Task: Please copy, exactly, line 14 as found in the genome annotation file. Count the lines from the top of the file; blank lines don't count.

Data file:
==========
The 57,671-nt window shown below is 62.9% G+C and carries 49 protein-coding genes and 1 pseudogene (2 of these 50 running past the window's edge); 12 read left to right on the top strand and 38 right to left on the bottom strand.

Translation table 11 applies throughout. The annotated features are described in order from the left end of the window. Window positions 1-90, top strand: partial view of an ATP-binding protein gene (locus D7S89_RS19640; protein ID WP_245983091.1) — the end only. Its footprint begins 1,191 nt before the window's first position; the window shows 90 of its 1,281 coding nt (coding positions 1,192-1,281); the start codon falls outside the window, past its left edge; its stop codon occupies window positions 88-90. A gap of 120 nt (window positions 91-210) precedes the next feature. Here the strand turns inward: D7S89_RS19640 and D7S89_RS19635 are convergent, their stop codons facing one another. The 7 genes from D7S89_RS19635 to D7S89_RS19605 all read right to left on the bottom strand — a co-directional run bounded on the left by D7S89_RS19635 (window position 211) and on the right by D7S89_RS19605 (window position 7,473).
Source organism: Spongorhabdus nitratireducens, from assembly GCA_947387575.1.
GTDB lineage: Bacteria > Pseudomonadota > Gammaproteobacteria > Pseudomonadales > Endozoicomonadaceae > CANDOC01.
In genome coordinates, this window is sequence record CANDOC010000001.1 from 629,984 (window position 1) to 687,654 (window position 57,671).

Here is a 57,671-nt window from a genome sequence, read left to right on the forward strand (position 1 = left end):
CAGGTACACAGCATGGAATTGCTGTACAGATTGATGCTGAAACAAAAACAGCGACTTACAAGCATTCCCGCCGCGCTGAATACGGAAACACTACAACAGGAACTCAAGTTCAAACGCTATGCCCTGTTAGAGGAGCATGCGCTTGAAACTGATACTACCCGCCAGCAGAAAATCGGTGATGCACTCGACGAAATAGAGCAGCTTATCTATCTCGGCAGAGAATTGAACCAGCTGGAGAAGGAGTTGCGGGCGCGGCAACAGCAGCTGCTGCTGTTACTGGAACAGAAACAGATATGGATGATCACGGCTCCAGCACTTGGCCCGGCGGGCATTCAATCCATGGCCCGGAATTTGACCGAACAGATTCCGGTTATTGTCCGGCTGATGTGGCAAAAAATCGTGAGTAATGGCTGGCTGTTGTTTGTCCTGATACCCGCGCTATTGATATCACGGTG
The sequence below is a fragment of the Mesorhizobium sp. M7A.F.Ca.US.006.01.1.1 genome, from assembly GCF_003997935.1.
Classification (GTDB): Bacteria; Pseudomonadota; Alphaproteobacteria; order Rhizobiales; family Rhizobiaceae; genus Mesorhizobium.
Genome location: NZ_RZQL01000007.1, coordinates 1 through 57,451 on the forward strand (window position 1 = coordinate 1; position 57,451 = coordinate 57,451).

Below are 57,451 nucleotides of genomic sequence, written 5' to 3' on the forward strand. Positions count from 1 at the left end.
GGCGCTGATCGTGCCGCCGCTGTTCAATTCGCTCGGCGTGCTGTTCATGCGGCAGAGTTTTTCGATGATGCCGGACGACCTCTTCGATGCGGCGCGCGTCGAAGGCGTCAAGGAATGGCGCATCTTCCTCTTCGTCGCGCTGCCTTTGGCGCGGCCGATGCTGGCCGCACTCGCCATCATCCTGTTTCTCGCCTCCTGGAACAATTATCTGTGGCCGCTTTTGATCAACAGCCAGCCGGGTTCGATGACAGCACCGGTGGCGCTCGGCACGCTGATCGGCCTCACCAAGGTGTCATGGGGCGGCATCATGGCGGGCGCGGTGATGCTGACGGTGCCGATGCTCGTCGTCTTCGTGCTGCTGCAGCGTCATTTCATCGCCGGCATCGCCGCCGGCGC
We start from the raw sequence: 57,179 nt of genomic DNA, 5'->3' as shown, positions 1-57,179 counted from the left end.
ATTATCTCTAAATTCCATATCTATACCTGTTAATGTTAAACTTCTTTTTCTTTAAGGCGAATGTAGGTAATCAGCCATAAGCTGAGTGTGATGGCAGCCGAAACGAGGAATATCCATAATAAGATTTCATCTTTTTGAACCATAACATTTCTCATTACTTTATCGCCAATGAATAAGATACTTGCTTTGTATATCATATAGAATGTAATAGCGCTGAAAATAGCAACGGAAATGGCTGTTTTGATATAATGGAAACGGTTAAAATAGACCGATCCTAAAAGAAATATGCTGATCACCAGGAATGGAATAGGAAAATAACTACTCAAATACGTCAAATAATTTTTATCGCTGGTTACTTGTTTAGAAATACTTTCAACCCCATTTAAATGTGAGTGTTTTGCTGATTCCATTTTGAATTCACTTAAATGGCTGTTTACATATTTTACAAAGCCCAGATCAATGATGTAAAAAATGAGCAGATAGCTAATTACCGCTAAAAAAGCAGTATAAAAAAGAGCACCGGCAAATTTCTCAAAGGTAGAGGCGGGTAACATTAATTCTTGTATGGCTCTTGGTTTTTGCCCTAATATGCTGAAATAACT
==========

ATTATCTCTAAATTCCATATCTATACCTGTTAATGTTAAACTTCTTTTTCTTTAAGGCGAATGTAGGTAATCAGCCATAAGCTGAGTGTGATGGCAGCCGAAACGAGGAATATCCATAATAAGATTTCATCTTTTTGAACCATAACATTTCTCATTACTTTATCGCCAATGAATAAGATACTTGCTTTGTATATCATATAGAATGTAATAGCGCTGAAAATAGCAACGGAAATGGCTGTTTTGATATAATGGAAACGGTTAAAATAGACCGATCCTAAAAGAAATATGCTGATCACCAGGAATGGAATAGGAAAATAACTACTCAAATACGTCAAATAATTTTTATCGCTGGTTACTTGTTTAGAAATACTTTCAACCCCATTTAAATGTGAGTGTTTTGCTGATTCCATTTTGAATTCACTTAAATGGCTGTTTACATATTTTACAAAGCCCAGATCAATGATGTAAAAAATGAGCAGATAGCTAATTACCGCTAAAAAAGCAGTATAAAAAAGAGCACCGGCAAATTTCTCAAAGGTAGAGGCGGGTAACATTAATTCTTGTATGGCTCTTGGTTTTTGCCCTAATATGCTGAAATAACT